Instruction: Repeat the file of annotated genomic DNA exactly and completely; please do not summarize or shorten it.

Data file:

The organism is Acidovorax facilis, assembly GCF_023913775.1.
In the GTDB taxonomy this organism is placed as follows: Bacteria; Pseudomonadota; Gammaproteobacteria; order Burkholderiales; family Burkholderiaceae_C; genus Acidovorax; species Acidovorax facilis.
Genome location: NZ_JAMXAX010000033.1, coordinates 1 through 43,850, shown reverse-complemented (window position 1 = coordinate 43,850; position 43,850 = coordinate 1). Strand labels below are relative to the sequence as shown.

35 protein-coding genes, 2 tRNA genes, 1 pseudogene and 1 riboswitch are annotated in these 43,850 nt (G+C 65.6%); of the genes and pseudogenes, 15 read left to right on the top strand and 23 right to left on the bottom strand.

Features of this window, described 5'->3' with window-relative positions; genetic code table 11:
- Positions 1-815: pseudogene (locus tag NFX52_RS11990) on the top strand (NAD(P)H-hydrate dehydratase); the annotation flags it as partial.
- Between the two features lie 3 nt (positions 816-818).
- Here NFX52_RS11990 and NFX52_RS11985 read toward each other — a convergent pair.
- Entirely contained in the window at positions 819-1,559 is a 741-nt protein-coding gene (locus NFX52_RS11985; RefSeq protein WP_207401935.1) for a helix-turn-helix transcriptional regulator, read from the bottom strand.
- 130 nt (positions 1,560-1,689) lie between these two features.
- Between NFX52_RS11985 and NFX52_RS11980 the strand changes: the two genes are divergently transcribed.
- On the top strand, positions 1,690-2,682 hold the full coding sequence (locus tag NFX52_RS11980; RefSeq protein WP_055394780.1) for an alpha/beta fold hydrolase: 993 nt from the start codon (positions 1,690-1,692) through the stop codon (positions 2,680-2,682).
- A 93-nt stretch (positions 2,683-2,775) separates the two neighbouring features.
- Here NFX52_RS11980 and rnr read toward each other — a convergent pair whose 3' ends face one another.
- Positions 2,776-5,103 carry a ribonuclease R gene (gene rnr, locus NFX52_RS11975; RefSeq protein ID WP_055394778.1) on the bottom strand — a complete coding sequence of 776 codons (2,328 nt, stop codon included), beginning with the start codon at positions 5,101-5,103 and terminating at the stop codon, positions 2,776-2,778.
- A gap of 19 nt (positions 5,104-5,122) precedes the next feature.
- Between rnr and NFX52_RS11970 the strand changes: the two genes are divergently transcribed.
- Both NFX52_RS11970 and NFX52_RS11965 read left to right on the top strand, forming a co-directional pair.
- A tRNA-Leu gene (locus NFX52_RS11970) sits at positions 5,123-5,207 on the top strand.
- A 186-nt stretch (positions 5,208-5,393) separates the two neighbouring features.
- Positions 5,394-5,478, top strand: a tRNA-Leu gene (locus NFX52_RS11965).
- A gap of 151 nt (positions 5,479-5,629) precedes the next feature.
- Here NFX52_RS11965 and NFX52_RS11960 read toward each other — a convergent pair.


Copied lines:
The organism is Acidovorax facilis, assembly GCF_023913775.1.
In the GTDB taxonomy this organism is placed as follows: Bacteria; Pseudomonadota; Gammaproteobacteria; order Burkholderiales; family Burkholderiaceae_C; genus Acidovorax; species Acidovorax facilis.
Genome location: NZ_JAMXAX010000033.1, coordinates 1 through 43,850, shown reverse-complemented (window position 1 = coordinate 43,850; position 43,850 = coordinate 1). Strand labels below are relative to the sequence as shown.

35 protein-coding genes, 2 tRNA genes, 1 pseudogene and 1 riboswitch are annotated in these 43,850 nt (G+C 65.6%); of the genes and pseudogenes, 15 read left to right on the top strand and 23 right to left on the bottom strand.

Features of this window, described 5'->3' with window-relative positions; genetic code table 11:
- Positions 1-815: pseudogene (locus tag NFX52_RS11990) on the top strand (NAD(P)H-hydrate dehydratase); the annotation flags it as partial.
- Between the two features lie 3 nt (positions 816-818).
- Here NFX52_RS11990 and NFX52_RS11985 read toward each other — a convergent pair.
- Entirely contained in the window at positions 819-1,559 is a 741-nt protein-coding gene (locus NFX52_RS11985; RefSeq protein WP_207401935.1) for a helix-turn-helix transcriptional regulator, read from the bottom strand.
- 130 nt (positions 1,560-1,689) lie between these two features.
- Between NFX52_RS11985 and NFX52_RS11980 the strand changes: the two genes are divergently transcribed.
- On the top strand, positions 1,690-2,682 hold the full coding sequence (locus tag NFX52_RS11980; RefSeq protein WP_055394780.1) for an alpha/beta fold hydrolase: 993 nt from the start codon (positions 1,690-1,692) through the stop codon (positions 2,680-2,682).
- A 93-nt stretch (positions 2,683-2,775) separates the two neighbouring features.
- Here NFX52_RS11980 and rnr read toward each other — a convergent pair whose 3' ends face one another.
- Positions 2,776-5,103 carry a ribonuclease R gene (gene rnr, locus NFX52_RS11975; RefSeq protein ID WP_055394778.1) on the bottom strand — a complete coding sequence of 776 codons (2,328 nt, stop codon included), beginning with the start codon at positions 5,101-5,103 and terminating at the stop codon, positions 2,776-2,778.
- A gap of 19 nt (positions 5,104-5,122) precedes the next feature.
- Between rnr and NFX52_RS11970 the strand changes: the two genes are divergently transcribed.
- Both NFX52_RS11970 and NFX52_RS11965 read left to right on the top strand, forming a co-directional pair.
- A tRNA-Leu gene (locus NFX52_RS11970) sits at positions 5,123-5,207 on the top strand.
- A 186-nt stretch (positions 5,208-5,393) separates the two neighbouring features.
- Positions 5,394-5,478, top strand: a tRNA-Leu gene (locus NFX52_RS11965).
- A gap of 151 nt (positions 5,479-5,629) precedes the next feature.
- Here NFX52_RS11965 and NFX52_RS11960 read toward each other — a convergent pair.